My horse was tired of all the rocks and mountains and I walked and grazed her the last couple of miles since my calculation showed I had the time to give her that. As we walked I told her all this work she did today might not make it onto her permanent record. She looked at me as if I was an idiot. No other horses ever asks her about her endurance career miles or her completion record. Horses do not care about such things even a little.
I smiled. What a sense of humor God has. If we indeed finished the ride and got no credit for it, it would be somehow this perfect humility reminder. I came into this ride as a test of the system, the things we are doing I believe in, and these endurance events show me how things are working. The push the system to the limits. They reveal what is working and what isn’t. How fitting that I would get everything I need, I’d see how my horse is doing, I’d get a great successful ride, and my horse would know how we did the ride, I would know, God would know… but the humans would show a failure to complete, my record would reflect a failure where the deep truth would be a great success. It made me smile. Leave it to God to remind me what matters… what other people think or the deeper truths that last past human record keeping? As we talked this over I almost found myself hoping it would all go completely unrecorded.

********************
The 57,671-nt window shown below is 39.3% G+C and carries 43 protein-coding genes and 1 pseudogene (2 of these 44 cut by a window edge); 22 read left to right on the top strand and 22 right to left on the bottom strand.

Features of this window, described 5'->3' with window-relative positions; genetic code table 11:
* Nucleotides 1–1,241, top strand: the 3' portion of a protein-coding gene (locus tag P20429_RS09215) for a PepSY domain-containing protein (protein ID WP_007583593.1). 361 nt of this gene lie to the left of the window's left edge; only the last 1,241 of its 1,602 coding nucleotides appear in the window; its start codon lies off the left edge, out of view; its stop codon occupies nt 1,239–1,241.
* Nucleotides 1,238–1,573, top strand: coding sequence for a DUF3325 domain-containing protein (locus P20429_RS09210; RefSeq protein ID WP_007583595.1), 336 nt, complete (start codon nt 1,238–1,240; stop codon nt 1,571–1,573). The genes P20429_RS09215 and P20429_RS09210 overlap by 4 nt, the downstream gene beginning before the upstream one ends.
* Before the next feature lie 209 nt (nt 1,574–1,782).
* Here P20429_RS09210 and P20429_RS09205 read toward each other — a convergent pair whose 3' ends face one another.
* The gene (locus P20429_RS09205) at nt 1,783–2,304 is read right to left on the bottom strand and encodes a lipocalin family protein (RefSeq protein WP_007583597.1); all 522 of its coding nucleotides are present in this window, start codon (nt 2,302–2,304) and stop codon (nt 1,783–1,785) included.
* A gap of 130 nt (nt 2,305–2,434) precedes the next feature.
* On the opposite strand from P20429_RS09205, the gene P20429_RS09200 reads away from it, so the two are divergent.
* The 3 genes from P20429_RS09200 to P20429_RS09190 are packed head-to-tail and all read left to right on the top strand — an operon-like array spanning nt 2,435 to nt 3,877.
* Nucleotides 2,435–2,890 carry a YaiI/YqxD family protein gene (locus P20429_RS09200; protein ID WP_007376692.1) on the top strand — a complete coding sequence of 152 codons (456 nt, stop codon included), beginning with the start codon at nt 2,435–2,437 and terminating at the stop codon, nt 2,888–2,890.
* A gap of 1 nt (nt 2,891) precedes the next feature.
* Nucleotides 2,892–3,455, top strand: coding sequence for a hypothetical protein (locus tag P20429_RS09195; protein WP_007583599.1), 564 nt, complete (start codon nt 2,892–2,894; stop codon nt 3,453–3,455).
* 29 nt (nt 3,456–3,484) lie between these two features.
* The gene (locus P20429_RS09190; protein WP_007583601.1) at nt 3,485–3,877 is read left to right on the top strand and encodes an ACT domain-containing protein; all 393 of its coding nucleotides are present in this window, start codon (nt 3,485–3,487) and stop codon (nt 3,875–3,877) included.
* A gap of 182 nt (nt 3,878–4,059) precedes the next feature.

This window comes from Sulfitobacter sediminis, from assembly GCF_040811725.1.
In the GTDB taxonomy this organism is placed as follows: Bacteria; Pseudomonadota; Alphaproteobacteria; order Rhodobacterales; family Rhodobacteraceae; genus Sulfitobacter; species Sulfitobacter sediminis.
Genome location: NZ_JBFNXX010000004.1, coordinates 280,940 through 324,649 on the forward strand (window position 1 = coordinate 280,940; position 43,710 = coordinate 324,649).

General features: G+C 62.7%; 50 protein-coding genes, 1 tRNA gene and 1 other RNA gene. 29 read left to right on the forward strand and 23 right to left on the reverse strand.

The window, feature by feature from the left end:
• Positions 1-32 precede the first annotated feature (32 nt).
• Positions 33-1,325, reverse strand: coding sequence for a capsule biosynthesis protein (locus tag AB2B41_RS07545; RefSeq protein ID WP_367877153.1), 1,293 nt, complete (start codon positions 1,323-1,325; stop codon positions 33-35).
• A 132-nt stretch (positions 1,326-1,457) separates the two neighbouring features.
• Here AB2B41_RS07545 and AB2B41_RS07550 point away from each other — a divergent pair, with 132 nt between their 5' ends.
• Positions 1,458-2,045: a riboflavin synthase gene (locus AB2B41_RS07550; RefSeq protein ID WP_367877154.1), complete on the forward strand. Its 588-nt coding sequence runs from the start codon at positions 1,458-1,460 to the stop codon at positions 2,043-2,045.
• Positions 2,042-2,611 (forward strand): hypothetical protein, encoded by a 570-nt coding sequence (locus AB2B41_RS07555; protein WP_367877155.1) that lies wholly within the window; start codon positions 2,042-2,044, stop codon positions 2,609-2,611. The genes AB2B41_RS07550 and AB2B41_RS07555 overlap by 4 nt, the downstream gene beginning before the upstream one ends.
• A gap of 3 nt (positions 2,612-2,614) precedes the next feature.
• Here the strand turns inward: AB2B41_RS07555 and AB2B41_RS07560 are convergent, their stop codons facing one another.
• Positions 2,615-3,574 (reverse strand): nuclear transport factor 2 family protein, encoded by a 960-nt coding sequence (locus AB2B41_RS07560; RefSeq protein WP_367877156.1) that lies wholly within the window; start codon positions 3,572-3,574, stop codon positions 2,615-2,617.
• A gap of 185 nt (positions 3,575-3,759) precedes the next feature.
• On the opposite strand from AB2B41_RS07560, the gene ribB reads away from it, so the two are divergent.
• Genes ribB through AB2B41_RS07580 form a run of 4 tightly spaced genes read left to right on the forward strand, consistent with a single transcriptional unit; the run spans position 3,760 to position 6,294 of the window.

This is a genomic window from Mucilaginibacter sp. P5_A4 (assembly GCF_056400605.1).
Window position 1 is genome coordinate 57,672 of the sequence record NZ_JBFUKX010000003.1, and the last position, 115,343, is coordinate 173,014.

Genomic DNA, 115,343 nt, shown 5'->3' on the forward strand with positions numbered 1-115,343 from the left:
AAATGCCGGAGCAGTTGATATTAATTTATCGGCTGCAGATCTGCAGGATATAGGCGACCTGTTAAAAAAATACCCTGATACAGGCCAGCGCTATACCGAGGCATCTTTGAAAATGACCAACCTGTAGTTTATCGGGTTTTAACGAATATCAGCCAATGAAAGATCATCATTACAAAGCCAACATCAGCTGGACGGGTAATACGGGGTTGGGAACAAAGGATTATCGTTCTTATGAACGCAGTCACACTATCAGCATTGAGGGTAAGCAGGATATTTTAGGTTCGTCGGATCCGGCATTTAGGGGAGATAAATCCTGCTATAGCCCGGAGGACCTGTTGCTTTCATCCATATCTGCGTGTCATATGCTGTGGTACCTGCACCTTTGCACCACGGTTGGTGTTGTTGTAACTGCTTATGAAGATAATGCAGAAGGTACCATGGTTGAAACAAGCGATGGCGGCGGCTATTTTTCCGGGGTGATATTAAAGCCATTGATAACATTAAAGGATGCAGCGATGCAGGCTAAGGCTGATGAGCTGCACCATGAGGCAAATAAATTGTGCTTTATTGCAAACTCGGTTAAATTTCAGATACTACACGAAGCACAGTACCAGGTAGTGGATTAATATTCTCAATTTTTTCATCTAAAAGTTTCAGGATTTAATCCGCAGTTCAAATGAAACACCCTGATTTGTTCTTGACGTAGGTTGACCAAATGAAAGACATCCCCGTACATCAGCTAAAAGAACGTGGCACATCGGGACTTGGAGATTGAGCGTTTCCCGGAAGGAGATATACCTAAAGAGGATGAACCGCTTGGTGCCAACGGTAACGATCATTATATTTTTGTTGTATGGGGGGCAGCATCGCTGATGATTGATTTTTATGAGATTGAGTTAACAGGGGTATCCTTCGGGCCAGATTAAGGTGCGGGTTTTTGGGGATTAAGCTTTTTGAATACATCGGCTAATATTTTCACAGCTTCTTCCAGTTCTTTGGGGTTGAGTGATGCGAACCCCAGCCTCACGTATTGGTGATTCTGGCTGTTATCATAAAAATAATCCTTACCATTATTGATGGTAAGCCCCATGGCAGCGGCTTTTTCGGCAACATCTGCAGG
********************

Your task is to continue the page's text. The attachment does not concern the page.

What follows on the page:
My horse had high grades at the vet hold and the vet was certain there was no penalty for missing the checkpoint. It was there for our benefit and did not add trail or miles. In the end it was the ride manager that makes the call. I had the GPS file that showed our route so my horse and I saddled up and went out for the final stretch to the finish still unsure if we would be recorded.
We finished the race with over an hour left on the clock and had great vet scores at the end. She was trotting and willing and had good metabolic grades. No muscle soreness or tightness anywhere. She was healthy and we had finished. On the way back to the trailer the ride manager found us and said she was so glad we were ok, and we had no penalty for missing the checkpoint.
It was almost hard to remember how miserable and worried I was for a short time. Each time I found myself about to panic, I paused to ask: ok, well what am I going to do? Make a decision, commit, and do that. Then I accepted where I was, what was possible, and what I was going to do, then commit to doing it, and knowing that no matter what it would be ok.